Your First AA Meeting
Walking through the door of your first AA meeting can be the most important decision of your life. It can also be frightening, stressful, and uncertain.
"I was terrified. I've interviewed A-list celebrities, traveled abroad on my own with just a plane ticket and a backpack, and have shown up on strangers doorsteps to exchange sex for coke, but a meeting in a church basement terrified me."
This is how New York City writer, Annabelle Kathryn (not her real name) described her first AA meeting in an article on thefix.com. If you're wondering what to expect from your first AA meeting, we'll show you.
Are You Still on the Fence?
It's all about the first step--cliché, we know, but true. If you're still on the fence about going to an AA meeting, what's stopping you? Fear? Shame? Afraid of what you'll find out about yourself? Afraid of failure? Not sure if it's right for you? You've heard mixed reviews from friends about AA. Everyone who goes to meetings has some of these feelings at first.
You could say, "screw it!" and let one of these feelings deter you. Hey, maybe you'll quit on your own without AA. Or maybe you'll be slumped on the couch alone tomorrow night with an empty vodka bottle at your side. The first option is possible but not probable. The second is more likely.
So why take another step down the ladder when you could be taking a step up and out. Even if all those bad feelings hit you at your first meeting, guess what?-it doesn't matter. By your second meeting, you'll look back at the first and think why was I so freaked. Then again, maybe you won't. Maybe you'll absolutely hate your first meeting and never go back. That's possible. But you won't know either way unless you step into that first meeting.
Basic AA Meeting Structure
All meetings, no matter the city or state, have similar, basic structures. They start at an appointed time, on time in a quiet location like a church or AA-specific clubhouse. The structure and decorum are similar to a Toastmaster's meeting. Keep in mind, you can just sit quietly during the entire meeting, not saying a word or participating.
- The volunteer chairperson calls the meeting to order and then reads the "AA Preamble" and the "Serenity Prayer." You probably already know how it starts: God, grant me the Serenity to accept the things I cannot change, Courage to change the things I can, and Wisdom to know the difference.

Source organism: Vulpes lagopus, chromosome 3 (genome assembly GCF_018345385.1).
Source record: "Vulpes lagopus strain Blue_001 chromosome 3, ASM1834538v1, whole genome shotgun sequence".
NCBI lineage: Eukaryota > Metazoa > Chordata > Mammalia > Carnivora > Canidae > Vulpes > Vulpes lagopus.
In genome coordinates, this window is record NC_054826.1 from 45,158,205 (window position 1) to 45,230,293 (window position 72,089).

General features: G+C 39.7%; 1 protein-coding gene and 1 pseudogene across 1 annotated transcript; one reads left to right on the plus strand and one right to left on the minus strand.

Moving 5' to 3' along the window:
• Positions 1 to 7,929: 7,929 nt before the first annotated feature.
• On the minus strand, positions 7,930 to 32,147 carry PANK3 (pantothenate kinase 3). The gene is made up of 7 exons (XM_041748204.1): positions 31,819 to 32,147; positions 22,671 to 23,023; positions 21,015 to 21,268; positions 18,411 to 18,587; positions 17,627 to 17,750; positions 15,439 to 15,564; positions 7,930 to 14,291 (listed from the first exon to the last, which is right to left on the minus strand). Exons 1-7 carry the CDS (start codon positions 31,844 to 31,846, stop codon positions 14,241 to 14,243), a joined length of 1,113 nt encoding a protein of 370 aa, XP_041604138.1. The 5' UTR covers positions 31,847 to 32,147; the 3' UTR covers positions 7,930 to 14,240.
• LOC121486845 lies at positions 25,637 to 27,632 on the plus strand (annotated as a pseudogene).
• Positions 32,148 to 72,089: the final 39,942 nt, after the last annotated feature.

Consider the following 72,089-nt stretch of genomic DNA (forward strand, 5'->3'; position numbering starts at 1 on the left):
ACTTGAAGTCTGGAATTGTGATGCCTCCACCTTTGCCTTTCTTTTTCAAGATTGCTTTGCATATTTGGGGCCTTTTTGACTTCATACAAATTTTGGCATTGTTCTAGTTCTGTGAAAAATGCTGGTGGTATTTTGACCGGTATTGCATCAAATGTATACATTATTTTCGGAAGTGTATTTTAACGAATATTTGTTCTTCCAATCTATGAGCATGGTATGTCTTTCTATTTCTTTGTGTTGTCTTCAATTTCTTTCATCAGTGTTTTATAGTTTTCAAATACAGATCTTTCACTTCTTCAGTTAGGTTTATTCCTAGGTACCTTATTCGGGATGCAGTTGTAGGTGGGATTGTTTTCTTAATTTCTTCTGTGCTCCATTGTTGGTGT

- A usually pre-determined member(s) will read the "Twelve Traditions" and "How it Works" from the AA book.
- The chairperson welcomes any newcomers and lets you know that everything in the meeting is confidential, including whether you want to introduce yourself or not. If you do, just give your first name. That's all that's needed.
- Introductions are made around the room with members only giving their first names. Many will say, "Hi, I'm Tom, and I'm an alcoholic. My sobriety date is March 3, 2009."
- The reading of any AA announcements.
- The chairperson may share a topic or asks for topics from members. This is the heart of a meeting and can include topic discussion, Big Book Study, Step Study or a guest speaker. No one talks over anyone else. Everyone, if they want, gets a chance to talk.
- Conclusion of the meeting
- "Passing of the hat" for donations as AA is member-supported. You're not required to make a donation. But if you want to, drop a buck in the hat.
- Members stand, hold hands, and say the Lord's Prayer or the "Serenity Prayer".
- Hang around after if you want and get to know the members.
Every AA Meeting Is Different
Like any group, AA meetings are as diverse as the population they draw from. Some meetings may attract younger members, mixed (male and female), female or male only, Hispanic, whatever. Call or email your local AA office to find a meeting that may best suit you.
Then go to your first meeting. If you're not comfortable with that group, try another one. Find the right energy and right mix of personalities. Some meetings are non-smoking. Some meetings may focus on drinking stories more than say solutions.
Your first AA meeting is the hardest. By going, you're admitting to not only yourself but to strangers that you're an alcoholic. Certainly, AA is just one path of many on the journey to sobriety. It's worked for others. But what if it doesn't work for you. You'll never know if you don't go. On top of everything, it's free